MINNEAPOLIS — Thursday, March 18
- Three jurors seated on Thursday, bringing total to 12
- Judge gives defense three more peremptory strikes, state one more
- Two seated jurors dismissed Wednesday due to influence of civil settlement
- Judge to make decision on whether to delay or move trial on Friday
- Judge also expected to rule on admission of 2019 arrest of Floyd
Twelve jurors have now been seated for the Derek Chauvin trial, and two more are needed before opening statements begin.
Judge Peter Cahill dismissed two jurors on Wednesday after determining that news of a civil settlement between the city of Minneapolis and George Floyd's family impacted their ability to be fair. Two more people were added to the jury later Wednesday, and another three people on Thursday.
Friday is expected to be a big day of decisions in the trial. The judge said he plans to rule at 8:15 a.m. on the defense request to delay and move the trial, based on a concern that the civil settlement could taint the jury pool.
The judge will also rule on whether or not evidence of a 2019 arrest of George Floyd can be introduced, and the scope of testimony allowed by Dr. Sarah Vinson, an expert witness who may be called by the prosecution.
Jury selection wrapped up for the day Thursday with three more people seated. Twelve jurors have now been selected in total, with two more needed.
Judge Peter Cahill said that court will resume at 8:15 a.m. Friday, at which time he will rule on several issues: Whether to move or delay the trial, whether to allow evidence of a 2019 arrest of George Floyd, and what testimony to allow from Dr. Sarah Vinson, one of the prosecution's expert witnesses.
Jury selection will resume after that, at 9 a.m.
A 12th juror was seated near the end of the day Thursday. Only two more need to be selected to fill out the panel of 12 jurors and two alternates.
Juror #92 is a white woman in her 40s who works in insurance and said she loves her job. She has a bachelor’s degree in communication.
She said she has not seen the bystander video of George Floyd in its entirety.
Juror #92 said she believes that there is discrimination in the criminal justice system against Black people and other minorities, but also said that police make her feel safe and she has strong respect for them.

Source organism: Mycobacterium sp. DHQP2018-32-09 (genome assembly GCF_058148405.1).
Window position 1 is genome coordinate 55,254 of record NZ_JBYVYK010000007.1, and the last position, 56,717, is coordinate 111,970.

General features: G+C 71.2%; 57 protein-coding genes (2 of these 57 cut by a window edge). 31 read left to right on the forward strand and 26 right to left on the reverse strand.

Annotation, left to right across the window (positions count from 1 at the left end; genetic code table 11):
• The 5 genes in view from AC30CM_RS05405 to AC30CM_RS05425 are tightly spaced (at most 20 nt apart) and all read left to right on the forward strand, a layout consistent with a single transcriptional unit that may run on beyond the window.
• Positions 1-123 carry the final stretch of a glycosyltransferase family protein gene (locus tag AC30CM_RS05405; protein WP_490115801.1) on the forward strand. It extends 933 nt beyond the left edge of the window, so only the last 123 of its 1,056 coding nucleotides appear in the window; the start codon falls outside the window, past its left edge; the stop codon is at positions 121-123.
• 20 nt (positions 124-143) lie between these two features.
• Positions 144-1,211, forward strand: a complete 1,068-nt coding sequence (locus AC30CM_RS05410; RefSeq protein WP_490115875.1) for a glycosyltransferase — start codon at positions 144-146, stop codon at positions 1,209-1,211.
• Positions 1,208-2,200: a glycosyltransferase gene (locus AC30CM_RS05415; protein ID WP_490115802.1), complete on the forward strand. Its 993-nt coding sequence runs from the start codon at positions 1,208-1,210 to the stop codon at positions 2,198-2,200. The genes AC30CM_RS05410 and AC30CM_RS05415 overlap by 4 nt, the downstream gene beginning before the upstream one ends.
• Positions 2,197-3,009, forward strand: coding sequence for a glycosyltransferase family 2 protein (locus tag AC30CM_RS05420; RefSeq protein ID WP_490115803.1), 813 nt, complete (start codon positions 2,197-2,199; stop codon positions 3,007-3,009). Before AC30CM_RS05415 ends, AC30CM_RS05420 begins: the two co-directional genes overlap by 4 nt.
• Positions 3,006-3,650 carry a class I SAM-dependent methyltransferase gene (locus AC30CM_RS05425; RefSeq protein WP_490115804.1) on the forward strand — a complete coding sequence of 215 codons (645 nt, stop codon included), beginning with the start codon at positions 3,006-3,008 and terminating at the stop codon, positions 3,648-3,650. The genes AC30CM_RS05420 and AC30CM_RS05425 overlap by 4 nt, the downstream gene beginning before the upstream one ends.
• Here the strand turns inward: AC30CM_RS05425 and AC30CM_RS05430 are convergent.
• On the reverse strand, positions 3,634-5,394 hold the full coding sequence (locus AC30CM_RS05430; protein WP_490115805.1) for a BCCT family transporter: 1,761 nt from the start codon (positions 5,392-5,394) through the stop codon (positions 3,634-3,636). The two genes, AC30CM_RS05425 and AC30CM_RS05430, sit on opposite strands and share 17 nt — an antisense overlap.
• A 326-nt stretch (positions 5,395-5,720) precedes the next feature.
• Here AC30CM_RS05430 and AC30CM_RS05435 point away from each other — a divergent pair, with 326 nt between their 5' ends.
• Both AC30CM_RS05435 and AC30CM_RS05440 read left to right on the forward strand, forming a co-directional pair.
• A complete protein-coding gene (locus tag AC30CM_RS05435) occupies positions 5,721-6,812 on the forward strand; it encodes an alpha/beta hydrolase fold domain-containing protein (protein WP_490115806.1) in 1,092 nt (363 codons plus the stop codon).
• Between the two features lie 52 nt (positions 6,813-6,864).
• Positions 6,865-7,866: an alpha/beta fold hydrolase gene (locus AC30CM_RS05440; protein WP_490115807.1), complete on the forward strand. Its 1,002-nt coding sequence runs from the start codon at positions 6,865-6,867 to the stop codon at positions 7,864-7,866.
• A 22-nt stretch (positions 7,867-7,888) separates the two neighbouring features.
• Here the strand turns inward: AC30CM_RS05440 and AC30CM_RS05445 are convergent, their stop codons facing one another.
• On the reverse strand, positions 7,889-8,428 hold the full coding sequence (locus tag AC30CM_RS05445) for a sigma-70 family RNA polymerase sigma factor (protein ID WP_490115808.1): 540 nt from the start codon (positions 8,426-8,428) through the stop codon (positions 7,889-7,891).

“I’ve had some friends who have been treated differently because of their race,” she said. She said she has a somewhat favorable view of Black Lives Matter but is not involved in the movement herself.
She also said she had a “very favorable” view of Blue Lives Matter. She said she would be “terrified” if the police departments were dismantled, but she believes change needs to happen. When asked to elaborate by the prosecution, she said based on what she sees in the media, “other races aren’t necessarily treated fairly.”
The prosecution also asked Juror #92 about a comment she made about George Floyd having a criminal record. She said she believed he had been “involved with drugs.”
She said drug use would give her pause if she needed to trust the person using drugs. “That doesn’t make them a bad person,” she said. “It would just make me cautious.”
Both the prosecution and the defense passed Juror #92 for cause, and she was seated on the jury.
The 11th juror was seated Thursday afternoon, leaving only three spots remaining on the panel for the Derek Chauvin trial.
Juror #91 is a Black woman in her 60s and a grandmother. She said she will be able to handle conflict in the jury room. “Absolutely, I feel like I do it every day with two grandkids," she told the defense.
She said she knows an officer on the Minneapolis police force, and that she heard about the civil settlement between the city and George Floyd's family, but that neither of those things will impact her impartiality.
Juror #91 said when she received her summons, she was excited to fulfill her civic duty. Before she was retired, she worked in marketing. Her undergraduate degree was in child psychology and she told the prosecution she has worked with underserved children in her retirement.
She said she has no personal experience with the criminal justice system being fair or unfair, but believes in general that Black people and white people do not receive equal treatment. She said she has a favorable opinion of Black Lives Matter, saying, "I am Black; my life matters." She has a neutral opinion of Derek Chauvin because there are two sides to every story and she just knows the surface.